By: Sonya Chitra Subash
What is a cleft lip and palate? Most commonly signified by a ‘harelip’, or slight gaping holes in the roof of the mouth, cleft lip and palate is a benign genetic birth defect affecting approximately one in every seven hundred children born in accordance to the Cleft Lip and Palate Association. Asians are the most affected, while African- Americans are least affected. Research being conducted by the Cleft Lip and Palate Association is still in progress to understand the main underlying reasons. For the births occurring in developed countries, a simple set of procedures is enough to fix this nonfatal defect. However, in developing countries, a child born with such a minor disfigurement is subjected to life as an outcast without proper treatment. They are shunned from the community, subjected to taunting, rejected for job opportunities, abandoned by family members, subjected to witchcraft rituals, and sometimes attacked and killed.
How does this defect occur? Sometimes during embryonic development, the upper lip and the roof of the mouth do not fuse properly. This typically happens during the first six to ten weeks of gestation. The physical severity of this birth defect can range from a minuscule to notch in the upper lip to a large groove. The severity of the physical deformity can also lead to complications with the ears, nose, and mouth. Ear infections will occur more often (due to the inability of the muscles of the palate to open the Eustachian tubes that allow for the middle air to drain, causing a rapid collection of fluid), and speech pathologists are often needed to help the child with speech development.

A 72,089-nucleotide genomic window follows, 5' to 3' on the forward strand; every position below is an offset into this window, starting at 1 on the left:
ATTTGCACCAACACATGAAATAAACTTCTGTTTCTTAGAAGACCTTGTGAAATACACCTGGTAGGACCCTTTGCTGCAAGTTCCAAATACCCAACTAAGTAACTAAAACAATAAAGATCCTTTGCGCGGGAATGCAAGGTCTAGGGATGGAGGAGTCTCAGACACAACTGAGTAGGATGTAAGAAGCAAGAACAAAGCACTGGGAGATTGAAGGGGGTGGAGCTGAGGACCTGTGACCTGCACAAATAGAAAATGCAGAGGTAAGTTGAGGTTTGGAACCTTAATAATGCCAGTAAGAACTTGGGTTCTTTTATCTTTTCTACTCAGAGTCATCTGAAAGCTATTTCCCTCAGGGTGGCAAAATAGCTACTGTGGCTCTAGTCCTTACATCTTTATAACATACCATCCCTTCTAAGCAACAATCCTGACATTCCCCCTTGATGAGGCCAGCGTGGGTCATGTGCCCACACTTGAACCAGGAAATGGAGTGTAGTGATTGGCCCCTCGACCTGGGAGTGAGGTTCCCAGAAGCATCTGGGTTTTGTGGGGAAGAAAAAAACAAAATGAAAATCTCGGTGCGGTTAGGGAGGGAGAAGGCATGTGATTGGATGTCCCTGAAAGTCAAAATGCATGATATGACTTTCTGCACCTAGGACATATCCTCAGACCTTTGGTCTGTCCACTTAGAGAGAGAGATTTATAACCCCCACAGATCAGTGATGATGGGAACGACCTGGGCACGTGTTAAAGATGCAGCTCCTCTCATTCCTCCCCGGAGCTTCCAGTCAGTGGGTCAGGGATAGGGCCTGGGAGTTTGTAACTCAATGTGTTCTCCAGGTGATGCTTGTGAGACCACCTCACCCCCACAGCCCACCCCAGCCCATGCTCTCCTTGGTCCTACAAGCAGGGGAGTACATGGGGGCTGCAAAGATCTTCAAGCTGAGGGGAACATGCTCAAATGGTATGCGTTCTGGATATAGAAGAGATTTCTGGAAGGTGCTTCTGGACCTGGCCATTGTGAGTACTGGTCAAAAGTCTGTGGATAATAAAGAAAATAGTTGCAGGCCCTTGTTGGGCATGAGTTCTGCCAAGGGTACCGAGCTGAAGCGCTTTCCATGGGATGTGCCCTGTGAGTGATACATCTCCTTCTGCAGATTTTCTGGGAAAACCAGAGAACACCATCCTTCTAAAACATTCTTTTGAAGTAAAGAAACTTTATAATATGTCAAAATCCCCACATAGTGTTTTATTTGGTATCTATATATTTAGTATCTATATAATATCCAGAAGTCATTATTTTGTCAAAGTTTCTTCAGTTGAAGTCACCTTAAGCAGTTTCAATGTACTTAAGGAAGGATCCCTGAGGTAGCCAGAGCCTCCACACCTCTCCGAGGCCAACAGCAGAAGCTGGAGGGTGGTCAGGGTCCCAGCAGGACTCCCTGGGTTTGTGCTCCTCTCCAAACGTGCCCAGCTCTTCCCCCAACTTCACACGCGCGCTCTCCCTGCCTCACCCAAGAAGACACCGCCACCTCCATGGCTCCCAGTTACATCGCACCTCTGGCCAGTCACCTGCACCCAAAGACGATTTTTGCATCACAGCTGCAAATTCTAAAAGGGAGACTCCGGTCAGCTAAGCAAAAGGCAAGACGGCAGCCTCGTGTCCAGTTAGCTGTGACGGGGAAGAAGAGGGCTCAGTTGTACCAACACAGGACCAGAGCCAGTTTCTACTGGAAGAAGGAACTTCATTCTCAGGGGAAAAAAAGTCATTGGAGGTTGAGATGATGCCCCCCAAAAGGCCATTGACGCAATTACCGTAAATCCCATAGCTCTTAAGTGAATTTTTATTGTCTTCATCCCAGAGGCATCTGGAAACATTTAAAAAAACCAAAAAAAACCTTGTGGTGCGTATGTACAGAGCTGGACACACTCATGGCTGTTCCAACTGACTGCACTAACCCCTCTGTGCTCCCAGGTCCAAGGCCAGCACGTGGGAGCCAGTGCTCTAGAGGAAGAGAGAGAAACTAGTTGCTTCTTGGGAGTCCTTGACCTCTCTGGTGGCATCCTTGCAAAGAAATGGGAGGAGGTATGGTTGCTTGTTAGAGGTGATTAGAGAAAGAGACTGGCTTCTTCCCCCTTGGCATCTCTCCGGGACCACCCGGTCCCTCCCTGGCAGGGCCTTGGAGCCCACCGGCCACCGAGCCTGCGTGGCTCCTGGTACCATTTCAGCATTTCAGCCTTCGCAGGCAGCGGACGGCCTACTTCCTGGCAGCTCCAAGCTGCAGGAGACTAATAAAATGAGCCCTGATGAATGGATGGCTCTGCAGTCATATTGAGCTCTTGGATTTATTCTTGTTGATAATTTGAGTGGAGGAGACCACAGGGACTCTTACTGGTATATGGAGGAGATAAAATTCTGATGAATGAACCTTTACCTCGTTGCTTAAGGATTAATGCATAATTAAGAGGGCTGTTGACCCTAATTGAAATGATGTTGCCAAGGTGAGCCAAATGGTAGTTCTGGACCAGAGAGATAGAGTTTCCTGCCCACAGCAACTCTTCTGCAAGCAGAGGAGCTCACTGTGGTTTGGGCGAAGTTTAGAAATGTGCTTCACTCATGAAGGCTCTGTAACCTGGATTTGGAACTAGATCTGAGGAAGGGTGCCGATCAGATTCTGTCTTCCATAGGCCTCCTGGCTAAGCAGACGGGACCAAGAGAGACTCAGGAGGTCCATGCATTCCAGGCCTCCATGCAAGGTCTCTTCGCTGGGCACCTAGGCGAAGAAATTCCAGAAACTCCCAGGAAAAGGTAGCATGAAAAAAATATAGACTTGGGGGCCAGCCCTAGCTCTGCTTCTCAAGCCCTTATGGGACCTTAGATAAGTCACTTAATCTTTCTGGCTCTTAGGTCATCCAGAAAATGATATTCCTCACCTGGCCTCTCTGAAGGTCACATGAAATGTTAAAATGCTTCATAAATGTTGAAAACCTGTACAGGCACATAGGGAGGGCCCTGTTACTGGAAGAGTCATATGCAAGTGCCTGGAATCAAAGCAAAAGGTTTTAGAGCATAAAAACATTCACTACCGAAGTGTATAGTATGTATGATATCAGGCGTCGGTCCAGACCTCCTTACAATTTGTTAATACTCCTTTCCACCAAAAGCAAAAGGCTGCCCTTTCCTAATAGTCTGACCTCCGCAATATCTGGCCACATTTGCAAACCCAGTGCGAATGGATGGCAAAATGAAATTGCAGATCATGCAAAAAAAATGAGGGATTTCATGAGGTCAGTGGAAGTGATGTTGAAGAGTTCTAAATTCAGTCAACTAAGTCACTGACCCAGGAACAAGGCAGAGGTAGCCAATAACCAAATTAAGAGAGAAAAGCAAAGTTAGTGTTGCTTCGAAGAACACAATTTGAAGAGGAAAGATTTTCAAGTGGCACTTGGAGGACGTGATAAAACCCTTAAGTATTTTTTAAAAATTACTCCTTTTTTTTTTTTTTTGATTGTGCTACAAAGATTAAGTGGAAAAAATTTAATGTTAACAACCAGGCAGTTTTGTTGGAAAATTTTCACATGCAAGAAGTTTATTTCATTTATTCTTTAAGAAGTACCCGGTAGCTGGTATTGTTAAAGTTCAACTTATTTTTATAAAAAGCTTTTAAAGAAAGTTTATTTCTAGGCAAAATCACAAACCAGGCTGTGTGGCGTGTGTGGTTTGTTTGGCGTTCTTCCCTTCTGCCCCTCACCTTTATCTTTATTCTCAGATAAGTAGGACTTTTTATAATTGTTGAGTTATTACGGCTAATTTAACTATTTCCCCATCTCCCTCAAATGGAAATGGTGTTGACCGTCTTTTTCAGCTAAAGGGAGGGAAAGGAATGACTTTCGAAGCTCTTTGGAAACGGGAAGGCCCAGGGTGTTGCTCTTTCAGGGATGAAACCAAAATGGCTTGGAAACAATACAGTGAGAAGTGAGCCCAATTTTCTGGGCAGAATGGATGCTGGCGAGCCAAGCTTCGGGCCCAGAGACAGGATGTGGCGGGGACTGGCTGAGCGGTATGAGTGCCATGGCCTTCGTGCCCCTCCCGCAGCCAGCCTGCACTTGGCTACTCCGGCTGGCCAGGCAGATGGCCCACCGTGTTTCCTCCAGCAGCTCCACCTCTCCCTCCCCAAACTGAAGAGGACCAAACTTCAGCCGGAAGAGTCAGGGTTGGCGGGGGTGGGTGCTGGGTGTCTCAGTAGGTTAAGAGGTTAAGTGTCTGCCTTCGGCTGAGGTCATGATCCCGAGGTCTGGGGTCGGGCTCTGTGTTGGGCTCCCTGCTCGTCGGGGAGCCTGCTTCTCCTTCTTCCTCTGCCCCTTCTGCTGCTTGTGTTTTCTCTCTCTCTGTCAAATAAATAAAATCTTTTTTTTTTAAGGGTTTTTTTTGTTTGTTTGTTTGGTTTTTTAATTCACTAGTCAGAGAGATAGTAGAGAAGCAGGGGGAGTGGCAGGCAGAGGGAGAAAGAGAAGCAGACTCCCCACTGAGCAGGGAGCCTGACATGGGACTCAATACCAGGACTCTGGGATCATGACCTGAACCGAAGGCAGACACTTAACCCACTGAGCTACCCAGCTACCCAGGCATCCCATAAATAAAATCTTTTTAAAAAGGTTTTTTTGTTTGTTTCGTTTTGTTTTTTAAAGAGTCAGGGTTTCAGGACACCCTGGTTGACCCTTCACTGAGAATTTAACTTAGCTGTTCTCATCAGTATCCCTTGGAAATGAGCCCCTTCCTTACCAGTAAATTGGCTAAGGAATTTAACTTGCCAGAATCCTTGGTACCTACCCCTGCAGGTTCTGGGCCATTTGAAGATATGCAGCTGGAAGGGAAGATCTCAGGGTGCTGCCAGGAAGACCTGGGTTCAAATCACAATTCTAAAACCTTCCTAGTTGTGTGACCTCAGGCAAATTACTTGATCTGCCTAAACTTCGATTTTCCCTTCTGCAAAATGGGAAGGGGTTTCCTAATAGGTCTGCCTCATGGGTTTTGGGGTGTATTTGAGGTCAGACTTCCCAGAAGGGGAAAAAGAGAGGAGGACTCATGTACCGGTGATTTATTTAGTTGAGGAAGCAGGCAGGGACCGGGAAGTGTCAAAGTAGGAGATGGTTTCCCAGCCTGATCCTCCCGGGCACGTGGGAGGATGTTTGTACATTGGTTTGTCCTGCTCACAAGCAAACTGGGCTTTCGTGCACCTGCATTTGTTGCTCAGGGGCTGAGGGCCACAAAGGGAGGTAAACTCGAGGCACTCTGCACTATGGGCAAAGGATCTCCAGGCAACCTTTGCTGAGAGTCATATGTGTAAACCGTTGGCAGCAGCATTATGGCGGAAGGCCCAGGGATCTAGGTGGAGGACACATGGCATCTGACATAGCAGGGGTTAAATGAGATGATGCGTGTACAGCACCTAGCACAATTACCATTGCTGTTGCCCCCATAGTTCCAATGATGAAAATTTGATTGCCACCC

What is the treatment? The treatment to cure and better the quality of life is simple. Surgery to close the lip and palate together is not life threatening, and oral maxillofacial surgeons provide surgeries to fix this.
One surgical technique used is ‘bone grafting’. A small portion of bone is extracted from the patient’s hip, ribs, leg, or head and is placed in the cleft area (the bone protected by the upper lip) to introduce great support for un-erupted teeth that will grow as the child’s mouth develops after the surgery. This is usually most effective if the patient is five to six years old during the treatment. The added bone will make the gum appear more natural, and help increase the strength of the pre-maxilla (the front part of the roof of the mouth).
Older people affected have a lesser chance of having a perfectly symmetrical gum, but dentists can perform procedures using prosthetic teeth. Metallic dental bone implants are also used-the proper treatment will vary per patient. However, the cost of these procedures can be expensive, especially for those afflicted in developing countries where resources are scarce.
How can I help? There are many specialists in the US available for help with cleft palate reconstruction, and many organizations that travel to developing countries are available to aid. One organization, Operation Smile does humanitarian work with volunteers and dental specialists every year. Mission trips continually leave from the US, and anyone can help in some way. Smile Train, another organization, is in constant need of donations to keep funding its mission trips as well. We often underestimate, or don’t necessarily think about, the value of a smile. In developing countries it is worth more than it is here in the US, and volunteers are always needed to help aid these missions.
Information regarding sources and organizations in this article can be found at the following websites:
Cleft Lip and Palate Association: http://www.clapa.com/
Operation Smile: http://www.operationsmile.org/
Smile Train: http://www.smiletrain.org/